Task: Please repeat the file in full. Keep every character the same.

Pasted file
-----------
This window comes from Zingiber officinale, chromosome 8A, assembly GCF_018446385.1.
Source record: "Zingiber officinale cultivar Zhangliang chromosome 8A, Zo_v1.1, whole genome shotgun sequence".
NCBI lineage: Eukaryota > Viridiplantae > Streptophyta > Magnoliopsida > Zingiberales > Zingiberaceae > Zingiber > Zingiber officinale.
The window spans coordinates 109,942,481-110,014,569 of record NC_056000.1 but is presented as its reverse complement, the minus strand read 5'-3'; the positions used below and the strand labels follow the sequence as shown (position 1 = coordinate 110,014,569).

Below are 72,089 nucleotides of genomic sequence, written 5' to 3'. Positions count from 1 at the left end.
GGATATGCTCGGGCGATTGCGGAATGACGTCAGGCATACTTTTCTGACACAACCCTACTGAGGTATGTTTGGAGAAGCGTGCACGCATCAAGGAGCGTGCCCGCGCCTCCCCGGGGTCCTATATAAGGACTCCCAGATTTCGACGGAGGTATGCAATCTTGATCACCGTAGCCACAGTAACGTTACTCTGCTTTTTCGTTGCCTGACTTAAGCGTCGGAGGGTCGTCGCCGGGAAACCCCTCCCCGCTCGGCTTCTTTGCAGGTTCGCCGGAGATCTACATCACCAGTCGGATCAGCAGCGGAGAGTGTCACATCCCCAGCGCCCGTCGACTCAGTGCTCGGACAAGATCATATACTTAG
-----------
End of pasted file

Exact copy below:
This window comes from Zingiber officinale, chromosome 8A, assembly GCF_018446385.1.
Source record: "Zingiber officinale cultivar Zhangliang chromosome 8A, Zo_v1.1, whole genome shotgun sequence".
NCBI lineage: Eukaryota > Viridiplantae > Streptophyta > Magnoliopsida > Zingiberales > Zingiberaceae > Zingiber > Zingiber officinale.
The window spans coordinates 109,942,481-110,014,569 of record NC_056000.1 but is presented as its reverse complement, the minus strand read 5'-3'; the positions used below and the strand labels follow the sequence as shown (position 1 = coordinate 110,014,569).

Below are 72,089 nucleotides of genomic sequence, written 5' to 3'. Positions count from 1 at the left end.
GGATATGCTCGGGCGATTGCGGAATGACGTCAGGCATACTTTTCTGACACAACCCTACTGAGGTATGTTTGGAGAAGCGTGCACGCATCAAGGAGCGTGCCCGCGCCTCCCCGGGGTCCTATATAAGGACTCCCAGATTTCGACGGAGGTATGCAATCTTGATCACCGTAGCCACAGTAACGTTACTCTGCTTTTTCGTTGCCTGACTTAAGCGTCGGAGGGTCGTCGCCGGGAAACCCCTCCCCGCTCGGCTTCTTTGCAGGTTCGCCGGAGATCTACATCACCAGTCGGATCAGCAGCGGAGAGTGTCACATCCCCAGCGCCCGTCGACTCAGTGCTCGGACAAGATCATATACTTAG